Forged for Function

Custodian With a dry mop in a hallway

Bladesmithing Academy and Museum Honors Braddock Heights Craftsman

By Gina Gallucci-White and Photography by Turner Photography Studio

A lover of fine blades, William ‘Bill’ Moran Jr. was fascinated by Damascus steel, Ia layered-metals technique that creates intricate patterns on the surface. Dating back more than a thousand years, the blades are famed for their strength and beauty, yet the technique to create them once nearly died out due to its complicated and time-consuming nature.

The Braddock Heights resident, who was self-taught and made his first knife at age 13, decided to bring the lost art of making Damascus steel knives back in the early 1970s. After months of trial and error, Moran took several of his knives to the Knife Makers Guild Show in 1973. Since many had not heard of Damascus steel, Moran had his wife, Margaret, type up a summary of his findings, with details of how he created the knives. He handed out the information to people visiting his booth for free. (Such generosity with intellectual property is unheard-of today.) 

The front-and-back, single-spaced document ended by stating: “These will probably be the rarest blades ever made in this Country. If I am able to continue making these for another ten years, their (sic) would be about one hundred in existence. … Real Damascus Steel is the most expensive and valuable steel in the world. It is the ultimate in a blade.”  

Jay Hendrickson, who was Moran’s friend and later executor of his estate, notes that divulging the information “was pretty neat of Bill because he shared the process with the world at that moment and it has taken off tremendously ever since.”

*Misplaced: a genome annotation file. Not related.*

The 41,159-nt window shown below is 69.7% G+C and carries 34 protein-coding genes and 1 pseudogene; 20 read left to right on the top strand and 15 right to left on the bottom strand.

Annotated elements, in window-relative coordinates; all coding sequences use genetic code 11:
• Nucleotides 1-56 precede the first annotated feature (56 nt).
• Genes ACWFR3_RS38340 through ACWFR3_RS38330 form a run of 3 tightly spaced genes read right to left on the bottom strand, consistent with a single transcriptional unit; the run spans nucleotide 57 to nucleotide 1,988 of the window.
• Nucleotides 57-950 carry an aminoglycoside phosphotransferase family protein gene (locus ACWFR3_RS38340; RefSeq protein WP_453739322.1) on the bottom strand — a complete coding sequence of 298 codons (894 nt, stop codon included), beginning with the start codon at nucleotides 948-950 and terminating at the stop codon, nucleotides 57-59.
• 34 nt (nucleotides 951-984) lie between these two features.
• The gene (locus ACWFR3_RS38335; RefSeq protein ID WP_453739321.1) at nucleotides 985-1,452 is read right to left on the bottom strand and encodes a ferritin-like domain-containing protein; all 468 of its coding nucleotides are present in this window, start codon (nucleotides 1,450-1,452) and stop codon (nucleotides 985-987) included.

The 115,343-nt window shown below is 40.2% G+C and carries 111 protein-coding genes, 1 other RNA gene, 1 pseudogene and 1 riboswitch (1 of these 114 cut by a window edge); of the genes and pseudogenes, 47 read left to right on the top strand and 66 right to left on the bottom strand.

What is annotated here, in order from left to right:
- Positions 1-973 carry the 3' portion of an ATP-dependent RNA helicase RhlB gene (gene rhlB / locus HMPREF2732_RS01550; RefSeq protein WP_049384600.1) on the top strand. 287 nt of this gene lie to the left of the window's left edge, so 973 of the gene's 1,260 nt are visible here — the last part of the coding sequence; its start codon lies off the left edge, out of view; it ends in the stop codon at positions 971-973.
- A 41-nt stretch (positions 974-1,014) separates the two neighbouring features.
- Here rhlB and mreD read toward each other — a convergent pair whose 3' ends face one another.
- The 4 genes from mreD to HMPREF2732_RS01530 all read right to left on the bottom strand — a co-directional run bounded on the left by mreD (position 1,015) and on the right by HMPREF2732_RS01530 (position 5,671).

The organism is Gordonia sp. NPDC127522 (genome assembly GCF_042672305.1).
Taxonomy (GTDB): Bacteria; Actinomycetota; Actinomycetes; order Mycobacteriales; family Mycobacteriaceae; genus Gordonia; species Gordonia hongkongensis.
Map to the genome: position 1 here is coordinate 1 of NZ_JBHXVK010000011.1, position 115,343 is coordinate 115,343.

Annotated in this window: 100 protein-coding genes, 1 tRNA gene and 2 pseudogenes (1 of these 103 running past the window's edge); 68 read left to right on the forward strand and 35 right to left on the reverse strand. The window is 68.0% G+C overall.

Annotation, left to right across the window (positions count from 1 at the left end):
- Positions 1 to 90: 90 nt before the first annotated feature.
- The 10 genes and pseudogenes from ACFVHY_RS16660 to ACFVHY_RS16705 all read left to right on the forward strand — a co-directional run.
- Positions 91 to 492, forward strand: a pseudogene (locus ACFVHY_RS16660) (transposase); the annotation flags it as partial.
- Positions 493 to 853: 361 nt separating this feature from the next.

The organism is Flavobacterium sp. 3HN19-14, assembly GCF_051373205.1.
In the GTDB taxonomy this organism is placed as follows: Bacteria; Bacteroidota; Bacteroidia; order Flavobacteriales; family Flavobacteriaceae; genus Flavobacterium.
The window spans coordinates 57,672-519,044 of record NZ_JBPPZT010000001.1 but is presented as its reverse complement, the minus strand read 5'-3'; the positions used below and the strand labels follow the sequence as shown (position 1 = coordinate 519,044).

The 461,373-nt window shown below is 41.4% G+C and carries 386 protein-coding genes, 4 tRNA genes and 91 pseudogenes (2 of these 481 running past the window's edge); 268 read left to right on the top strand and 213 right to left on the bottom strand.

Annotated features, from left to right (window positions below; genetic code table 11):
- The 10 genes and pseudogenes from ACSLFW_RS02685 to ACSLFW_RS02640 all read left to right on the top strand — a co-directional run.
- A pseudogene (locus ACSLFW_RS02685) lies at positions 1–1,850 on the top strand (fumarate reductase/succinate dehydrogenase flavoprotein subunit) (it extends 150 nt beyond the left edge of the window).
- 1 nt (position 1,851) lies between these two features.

Moran is widely credited as the first person to introduce Damascus steel in the country and in modern times. Becoming a world-renowned bladesmith, his career included making knives for royalty and celebrities, as well as local residents, in his modest shop in Middletown. He co-founded the American Bladesmith Society and served as its chairman for 15 years. After a battle with cancer, Moran, 80, passed away in 2006, but his legacy continues to inspire knife makers. 

In October, the W. F. Moran Bladesmith & Artisan Academy opened its doors several feet from the shop in which Moran had created masterpieces for years. The state-of-the-art facility features a large forging hall as well as a classroom to teach a variety of bladesmithing techniques.

The idea for the academy came after Moran passed away. In his will, he stipulated that he wanted to have a working bladesmith shop be retained at his coal-fired forge. A nonprofit in Moran’s name was created to preserve the shop as a museum featuring displays of his knives and awards as well as an active forge using some of his tools. But the site could only host a few people at a time. 

The nonprofit’s popularity has grown, with more than 300 members hailing from across the globe, so the decision was made to build an outdoor pavilion allowing demonstrations and some basic knifemaking classes. “It became very apparent that there was a desire and a need that people wanted to learn this trade and just found it very interesting,” says Robert Wilson, president of the William F. Moran Museum & Foundation.